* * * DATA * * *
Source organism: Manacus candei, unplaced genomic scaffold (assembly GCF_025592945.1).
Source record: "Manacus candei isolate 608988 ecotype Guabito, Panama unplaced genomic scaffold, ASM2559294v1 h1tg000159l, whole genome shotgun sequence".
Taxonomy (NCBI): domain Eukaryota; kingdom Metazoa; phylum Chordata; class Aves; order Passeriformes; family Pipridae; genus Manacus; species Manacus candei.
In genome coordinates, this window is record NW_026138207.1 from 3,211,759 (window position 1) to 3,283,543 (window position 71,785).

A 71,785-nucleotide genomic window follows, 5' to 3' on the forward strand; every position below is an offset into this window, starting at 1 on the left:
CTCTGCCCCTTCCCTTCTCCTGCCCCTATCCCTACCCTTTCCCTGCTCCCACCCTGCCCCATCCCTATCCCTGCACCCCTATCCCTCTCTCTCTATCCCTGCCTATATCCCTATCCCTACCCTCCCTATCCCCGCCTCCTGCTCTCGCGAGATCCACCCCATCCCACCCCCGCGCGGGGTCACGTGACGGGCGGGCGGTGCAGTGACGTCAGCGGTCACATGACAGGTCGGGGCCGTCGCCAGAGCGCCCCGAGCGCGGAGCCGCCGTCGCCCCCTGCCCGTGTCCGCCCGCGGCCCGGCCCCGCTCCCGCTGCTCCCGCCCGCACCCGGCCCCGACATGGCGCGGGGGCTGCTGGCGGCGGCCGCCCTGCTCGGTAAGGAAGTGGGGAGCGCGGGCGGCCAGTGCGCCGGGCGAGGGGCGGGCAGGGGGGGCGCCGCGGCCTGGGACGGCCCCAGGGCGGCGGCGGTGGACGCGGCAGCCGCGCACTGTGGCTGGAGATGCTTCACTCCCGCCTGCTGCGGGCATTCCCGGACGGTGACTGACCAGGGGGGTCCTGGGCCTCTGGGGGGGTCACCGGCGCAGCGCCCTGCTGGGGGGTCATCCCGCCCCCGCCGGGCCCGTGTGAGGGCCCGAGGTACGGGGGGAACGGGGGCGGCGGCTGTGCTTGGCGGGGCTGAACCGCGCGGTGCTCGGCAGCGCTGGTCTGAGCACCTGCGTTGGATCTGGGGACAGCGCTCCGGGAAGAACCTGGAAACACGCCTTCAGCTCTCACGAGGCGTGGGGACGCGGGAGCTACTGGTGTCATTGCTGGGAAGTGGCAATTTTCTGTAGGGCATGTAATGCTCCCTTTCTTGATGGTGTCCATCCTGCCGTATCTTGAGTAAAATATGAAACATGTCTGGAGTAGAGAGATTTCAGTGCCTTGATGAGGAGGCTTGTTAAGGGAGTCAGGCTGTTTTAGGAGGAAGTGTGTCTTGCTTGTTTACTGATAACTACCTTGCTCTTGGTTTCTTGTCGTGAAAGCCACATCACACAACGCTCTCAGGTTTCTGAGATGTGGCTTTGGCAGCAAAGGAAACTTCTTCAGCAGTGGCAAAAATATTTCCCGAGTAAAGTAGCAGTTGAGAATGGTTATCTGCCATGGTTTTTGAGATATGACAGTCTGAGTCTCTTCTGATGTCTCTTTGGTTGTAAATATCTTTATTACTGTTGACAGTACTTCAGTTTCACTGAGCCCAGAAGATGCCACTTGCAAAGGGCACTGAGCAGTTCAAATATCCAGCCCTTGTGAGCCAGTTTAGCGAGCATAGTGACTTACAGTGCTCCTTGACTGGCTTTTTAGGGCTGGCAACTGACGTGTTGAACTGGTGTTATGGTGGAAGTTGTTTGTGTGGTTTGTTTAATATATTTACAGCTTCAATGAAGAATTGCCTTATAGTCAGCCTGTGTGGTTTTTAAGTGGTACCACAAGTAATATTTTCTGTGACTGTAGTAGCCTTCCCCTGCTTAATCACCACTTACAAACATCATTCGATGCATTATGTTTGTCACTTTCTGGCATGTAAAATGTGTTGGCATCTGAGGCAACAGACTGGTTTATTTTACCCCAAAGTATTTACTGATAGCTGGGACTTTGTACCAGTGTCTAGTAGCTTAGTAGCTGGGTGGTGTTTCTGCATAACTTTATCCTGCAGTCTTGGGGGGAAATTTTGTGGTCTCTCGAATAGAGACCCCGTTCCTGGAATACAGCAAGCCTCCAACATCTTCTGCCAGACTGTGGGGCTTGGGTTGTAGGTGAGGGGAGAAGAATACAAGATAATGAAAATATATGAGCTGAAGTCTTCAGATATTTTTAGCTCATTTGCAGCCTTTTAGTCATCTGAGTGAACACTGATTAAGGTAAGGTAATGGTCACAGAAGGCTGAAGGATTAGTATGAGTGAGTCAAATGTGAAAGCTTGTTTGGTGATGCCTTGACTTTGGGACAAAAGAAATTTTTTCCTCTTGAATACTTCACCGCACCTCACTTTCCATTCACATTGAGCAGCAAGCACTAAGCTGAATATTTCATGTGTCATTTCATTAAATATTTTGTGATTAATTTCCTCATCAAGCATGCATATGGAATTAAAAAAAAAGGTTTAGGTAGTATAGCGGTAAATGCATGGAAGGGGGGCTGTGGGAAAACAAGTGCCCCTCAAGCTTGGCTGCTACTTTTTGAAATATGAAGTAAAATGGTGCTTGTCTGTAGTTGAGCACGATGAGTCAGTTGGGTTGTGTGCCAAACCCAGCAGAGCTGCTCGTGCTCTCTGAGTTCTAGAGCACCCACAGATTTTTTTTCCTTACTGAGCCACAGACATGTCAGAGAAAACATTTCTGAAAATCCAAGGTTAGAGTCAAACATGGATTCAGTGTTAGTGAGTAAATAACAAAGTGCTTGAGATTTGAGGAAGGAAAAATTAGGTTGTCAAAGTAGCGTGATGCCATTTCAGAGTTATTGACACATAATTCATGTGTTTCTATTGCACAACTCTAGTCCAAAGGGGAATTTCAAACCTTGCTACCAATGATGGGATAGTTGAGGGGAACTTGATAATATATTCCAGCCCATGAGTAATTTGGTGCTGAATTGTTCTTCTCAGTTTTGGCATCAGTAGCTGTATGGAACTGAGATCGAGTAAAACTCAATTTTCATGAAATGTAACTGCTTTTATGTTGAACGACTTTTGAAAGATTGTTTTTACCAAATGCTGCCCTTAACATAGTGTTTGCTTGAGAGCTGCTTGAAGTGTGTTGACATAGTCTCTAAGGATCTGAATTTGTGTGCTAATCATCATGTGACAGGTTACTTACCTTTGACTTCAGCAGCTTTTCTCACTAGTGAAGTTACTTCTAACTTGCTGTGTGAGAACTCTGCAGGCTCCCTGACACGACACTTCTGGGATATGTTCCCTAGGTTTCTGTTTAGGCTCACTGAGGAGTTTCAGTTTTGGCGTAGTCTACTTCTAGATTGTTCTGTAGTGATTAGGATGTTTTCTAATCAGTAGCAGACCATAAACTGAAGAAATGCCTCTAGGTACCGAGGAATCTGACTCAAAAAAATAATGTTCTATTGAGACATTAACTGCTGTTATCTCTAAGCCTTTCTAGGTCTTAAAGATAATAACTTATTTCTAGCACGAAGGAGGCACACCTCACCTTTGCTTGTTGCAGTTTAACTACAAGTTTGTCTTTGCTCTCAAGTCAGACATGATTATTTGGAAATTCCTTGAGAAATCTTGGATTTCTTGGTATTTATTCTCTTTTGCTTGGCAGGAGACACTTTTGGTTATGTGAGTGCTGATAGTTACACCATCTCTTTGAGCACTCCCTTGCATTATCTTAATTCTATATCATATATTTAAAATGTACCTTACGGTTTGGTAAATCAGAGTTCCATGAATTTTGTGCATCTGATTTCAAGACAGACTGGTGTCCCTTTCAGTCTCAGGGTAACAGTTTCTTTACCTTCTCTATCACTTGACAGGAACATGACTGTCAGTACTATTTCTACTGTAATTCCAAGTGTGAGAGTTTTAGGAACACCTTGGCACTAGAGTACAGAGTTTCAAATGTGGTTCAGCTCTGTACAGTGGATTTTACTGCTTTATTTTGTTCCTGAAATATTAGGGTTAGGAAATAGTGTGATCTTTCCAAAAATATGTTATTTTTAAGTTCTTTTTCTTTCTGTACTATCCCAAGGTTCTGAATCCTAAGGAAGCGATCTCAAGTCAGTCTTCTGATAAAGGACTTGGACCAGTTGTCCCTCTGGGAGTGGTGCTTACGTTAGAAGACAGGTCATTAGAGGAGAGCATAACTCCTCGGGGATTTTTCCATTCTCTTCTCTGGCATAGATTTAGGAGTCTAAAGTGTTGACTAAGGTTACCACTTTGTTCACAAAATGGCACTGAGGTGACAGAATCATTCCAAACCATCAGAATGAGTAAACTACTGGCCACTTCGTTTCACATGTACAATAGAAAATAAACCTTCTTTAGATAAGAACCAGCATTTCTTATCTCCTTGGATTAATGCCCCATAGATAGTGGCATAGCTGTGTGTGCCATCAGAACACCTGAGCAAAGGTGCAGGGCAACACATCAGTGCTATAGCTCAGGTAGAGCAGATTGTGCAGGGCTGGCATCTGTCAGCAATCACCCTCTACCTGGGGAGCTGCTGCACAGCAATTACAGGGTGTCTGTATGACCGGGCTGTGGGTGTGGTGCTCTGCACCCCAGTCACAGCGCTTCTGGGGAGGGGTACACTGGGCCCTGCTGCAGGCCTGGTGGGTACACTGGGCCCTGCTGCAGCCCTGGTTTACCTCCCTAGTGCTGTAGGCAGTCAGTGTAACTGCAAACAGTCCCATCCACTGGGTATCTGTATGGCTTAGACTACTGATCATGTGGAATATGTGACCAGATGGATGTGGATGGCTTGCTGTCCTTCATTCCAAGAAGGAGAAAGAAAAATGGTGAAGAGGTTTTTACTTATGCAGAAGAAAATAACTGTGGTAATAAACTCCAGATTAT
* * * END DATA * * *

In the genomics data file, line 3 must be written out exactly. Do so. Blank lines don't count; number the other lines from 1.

Taxonomy (NCBI): domain Eukaryota; kingdom Metazoa; phylum Chordata; class Aves; order Passeriformes; family Pipridae; genus Manacus; species Manacus candei.